60 seconds with ... Yaron Herman

Blue Note Records artist Yaron Herman appeared at the 2016 Hampstead Arts & EFG London Jazz Festivals with his musical alter ego, drummer Ziv Ravitz.

You started your career as a basketball player but then things changed, can you tell us what happened and how you came to be a musician?  
I got injured during a match when I was 16 and had to let go of my dream of becoming a professional athlete.  I wanted to learn how to play the piano because there was a piano in my classroom at school and since I couldn't run and play basketball or football and had to spend a lot of time immobilized, I thought it could be a good way of passing time.  I then started looking for a teacher and was fortunate to have found the right one who opened my mind and my heart to the power and creativity of music, and my life changed from that moment on.

Who has influenced your career most and why?
My first teacher influenced me a great deal but I guess so many things influence me, ranging from my family's history to reading philosophy, psychology, alchemy, history of religion, math, traveling and just trying to be empathetic with the world.

What has been your favourite venue to have performed in, in your career to date, and why?
There's no favourites, it's all a part of a whole. Even though I have to confess that having a beautiful instrument in a wonderfully designed hall with great acoustics does help.  

What is the greatest challenge you have had to overcome in your life thus far?
Myself.  Music, like many other disciplines which require a high level of concentration, perseverance and dedication has an inner game that is being constantly played in the mind. Vicious cycles are never far away. Finding the courage to get over fear, laziness, ego etc.  It's a never ending journey in which music is sometime a means for a goal.  A tool for connecting with inspiration or if you may, something larger than oneself.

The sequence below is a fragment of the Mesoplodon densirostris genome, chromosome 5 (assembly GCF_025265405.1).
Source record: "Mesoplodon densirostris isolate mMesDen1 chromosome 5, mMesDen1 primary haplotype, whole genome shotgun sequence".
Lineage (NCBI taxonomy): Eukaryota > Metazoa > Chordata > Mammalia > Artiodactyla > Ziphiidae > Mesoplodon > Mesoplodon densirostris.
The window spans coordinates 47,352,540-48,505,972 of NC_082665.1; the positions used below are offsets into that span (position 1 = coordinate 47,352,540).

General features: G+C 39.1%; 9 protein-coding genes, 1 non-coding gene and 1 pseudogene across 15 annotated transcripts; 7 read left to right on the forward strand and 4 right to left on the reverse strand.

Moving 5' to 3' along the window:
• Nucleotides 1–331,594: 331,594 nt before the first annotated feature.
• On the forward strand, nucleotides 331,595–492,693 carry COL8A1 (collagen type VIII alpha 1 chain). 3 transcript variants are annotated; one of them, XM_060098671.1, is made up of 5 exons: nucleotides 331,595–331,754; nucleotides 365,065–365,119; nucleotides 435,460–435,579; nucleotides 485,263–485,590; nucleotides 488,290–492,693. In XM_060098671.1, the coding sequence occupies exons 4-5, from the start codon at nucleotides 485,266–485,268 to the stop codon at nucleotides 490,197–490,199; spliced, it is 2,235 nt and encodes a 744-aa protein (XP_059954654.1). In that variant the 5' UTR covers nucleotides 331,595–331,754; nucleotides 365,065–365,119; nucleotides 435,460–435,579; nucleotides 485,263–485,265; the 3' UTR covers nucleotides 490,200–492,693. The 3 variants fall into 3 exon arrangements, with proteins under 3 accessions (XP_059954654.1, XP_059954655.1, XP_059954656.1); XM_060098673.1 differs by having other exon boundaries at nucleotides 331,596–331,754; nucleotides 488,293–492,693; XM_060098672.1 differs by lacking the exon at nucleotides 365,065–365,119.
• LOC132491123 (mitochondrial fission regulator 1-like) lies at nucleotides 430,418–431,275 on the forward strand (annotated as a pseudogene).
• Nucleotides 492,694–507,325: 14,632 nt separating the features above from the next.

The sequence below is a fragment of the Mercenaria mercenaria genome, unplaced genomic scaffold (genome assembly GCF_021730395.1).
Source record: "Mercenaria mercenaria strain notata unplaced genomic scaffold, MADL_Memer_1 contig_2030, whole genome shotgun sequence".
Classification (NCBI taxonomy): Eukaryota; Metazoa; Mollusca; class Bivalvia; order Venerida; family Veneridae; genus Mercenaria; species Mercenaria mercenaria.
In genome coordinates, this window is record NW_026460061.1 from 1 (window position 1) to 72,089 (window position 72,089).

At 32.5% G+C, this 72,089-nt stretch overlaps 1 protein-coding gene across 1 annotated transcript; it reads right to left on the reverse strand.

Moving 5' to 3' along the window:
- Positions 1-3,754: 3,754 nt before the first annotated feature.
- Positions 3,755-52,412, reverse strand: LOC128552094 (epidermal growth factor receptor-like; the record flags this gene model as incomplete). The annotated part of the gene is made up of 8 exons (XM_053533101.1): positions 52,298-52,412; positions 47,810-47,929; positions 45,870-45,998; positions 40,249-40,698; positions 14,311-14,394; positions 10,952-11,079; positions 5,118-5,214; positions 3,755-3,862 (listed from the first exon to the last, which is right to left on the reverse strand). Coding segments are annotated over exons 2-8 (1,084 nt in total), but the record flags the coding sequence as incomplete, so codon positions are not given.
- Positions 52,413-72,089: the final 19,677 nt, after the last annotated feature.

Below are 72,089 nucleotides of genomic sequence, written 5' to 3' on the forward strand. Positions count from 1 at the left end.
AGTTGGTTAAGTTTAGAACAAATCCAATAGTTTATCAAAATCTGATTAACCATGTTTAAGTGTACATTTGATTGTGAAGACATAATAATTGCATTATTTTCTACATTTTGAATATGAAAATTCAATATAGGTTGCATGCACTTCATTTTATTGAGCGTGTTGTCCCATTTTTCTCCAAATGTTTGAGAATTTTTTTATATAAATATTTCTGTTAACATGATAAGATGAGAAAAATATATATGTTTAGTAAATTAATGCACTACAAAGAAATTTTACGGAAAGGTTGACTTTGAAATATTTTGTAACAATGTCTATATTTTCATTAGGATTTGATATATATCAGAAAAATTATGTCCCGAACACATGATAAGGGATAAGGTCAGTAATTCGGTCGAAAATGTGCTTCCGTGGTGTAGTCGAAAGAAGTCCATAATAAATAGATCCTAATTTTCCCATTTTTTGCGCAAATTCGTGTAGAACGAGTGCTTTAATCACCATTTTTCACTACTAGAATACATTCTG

You’ve recorded a song by Radiohead. What fascinated you about their music and are there some "jazzy" vibes hidden inside of it? (Question borrowed from Jazz Dimensions)
I think what attracted me to it is that it didn't have any jazzy vibes about it! Radiohead is probably one of the most inspiring bands today. Lots of jazz musicians love their music and are inspired by it. I just think that "No Surprises" is a fantastic song with a great emotional power. Which is very important to me when I choose to play a song.

Outside of music, what are you passionate about and how do you include these in your day-to-day life?   
I'm passionate about learning and that works out pretty well with music. The more one learns about oneself and the world the more we can understand it. Passion is the key to learning.

How would you describe and rate the music scene of the city you are currently living in and how important is it in terms of your musical creativity? 
Paris has a very vibrant live music scene.  Jazz has always been a part of Paris since the 50's with the likes of Bud Powell, Kenny Clark, Dexter Gordon, Johnny griffin.  Today it's one of the top 3 cities in the world for jazz in my opinion and it's becoming more and more international.

Which actor would you like to play you in a story of your life? 
I never thought about that really.  I would be curious to see Dustin Hoffman give it a shot.

Tell us one fun fact about yourself which people may find surprising. 
I'm a huge Monty Python fan and can really play ping pong! (I have a lethal spin on the backhand). 

What unrealised ambitions do you still have?
Well, I just want to stay in good health and make people happy with my music. That's already great!